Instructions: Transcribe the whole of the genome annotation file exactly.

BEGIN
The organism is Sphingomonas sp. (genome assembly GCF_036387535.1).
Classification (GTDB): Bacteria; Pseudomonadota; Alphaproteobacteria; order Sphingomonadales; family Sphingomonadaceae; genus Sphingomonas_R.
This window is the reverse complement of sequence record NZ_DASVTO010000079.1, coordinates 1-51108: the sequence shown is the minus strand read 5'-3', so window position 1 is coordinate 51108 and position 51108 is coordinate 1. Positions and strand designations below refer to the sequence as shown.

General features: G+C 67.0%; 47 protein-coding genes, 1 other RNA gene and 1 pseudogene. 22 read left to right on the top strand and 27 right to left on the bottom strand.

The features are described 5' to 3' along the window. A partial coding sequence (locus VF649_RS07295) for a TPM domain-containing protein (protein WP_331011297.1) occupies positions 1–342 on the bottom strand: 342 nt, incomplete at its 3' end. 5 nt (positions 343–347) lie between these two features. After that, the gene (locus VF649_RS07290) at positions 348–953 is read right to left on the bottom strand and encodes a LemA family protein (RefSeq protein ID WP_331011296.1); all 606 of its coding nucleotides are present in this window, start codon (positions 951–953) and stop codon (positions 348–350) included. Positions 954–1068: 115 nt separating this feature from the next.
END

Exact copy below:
The organism is Sphingomonas sp. (genome assembly GCF_036387535.1).
Classification (GTDB): Bacteria; Pseudomonadota; Alphaproteobacteria; order Sphingomonadales; family Sphingomonadaceae; genus Sphingomonas_R.
This window is the reverse complement of sequence record NZ_DASVTO010000079.1, coordinates 1-51108: the sequence shown is the minus strand read 5'-3', so window position 1 is coordinate 51108 and position 51108 is coordinate 1. Positions and strand designations below refer to the sequence as shown.

General features: G+C 67.0%; 47 protein-coding genes, 1 other RNA gene and 1 pseudogene. 22 read left to right on the top strand and 27 right to left on the bottom strand.

The features are described 5' to 3' along the window. A partial coding sequence (locus VF649_RS07295) for a TPM domain-containing protein (protein WP_331011297.1) occupies positions 1–342 on the bottom strand: 342 nt, incomplete at its 3' end. 5 nt (positions 343–347) lie between these two features. After that, the gene (locus VF649_RS07290) at positions 348–953 is read right to left on the bottom strand and encodes a LemA family protein (RefSeq protein ID WP_331011296.1); all 606 of its coding nucleotides are present in this window, start codon (positions 951–953) and stop codon (positions 348–350) included. Positions 954–1068: 115 nt separating this feature from the next.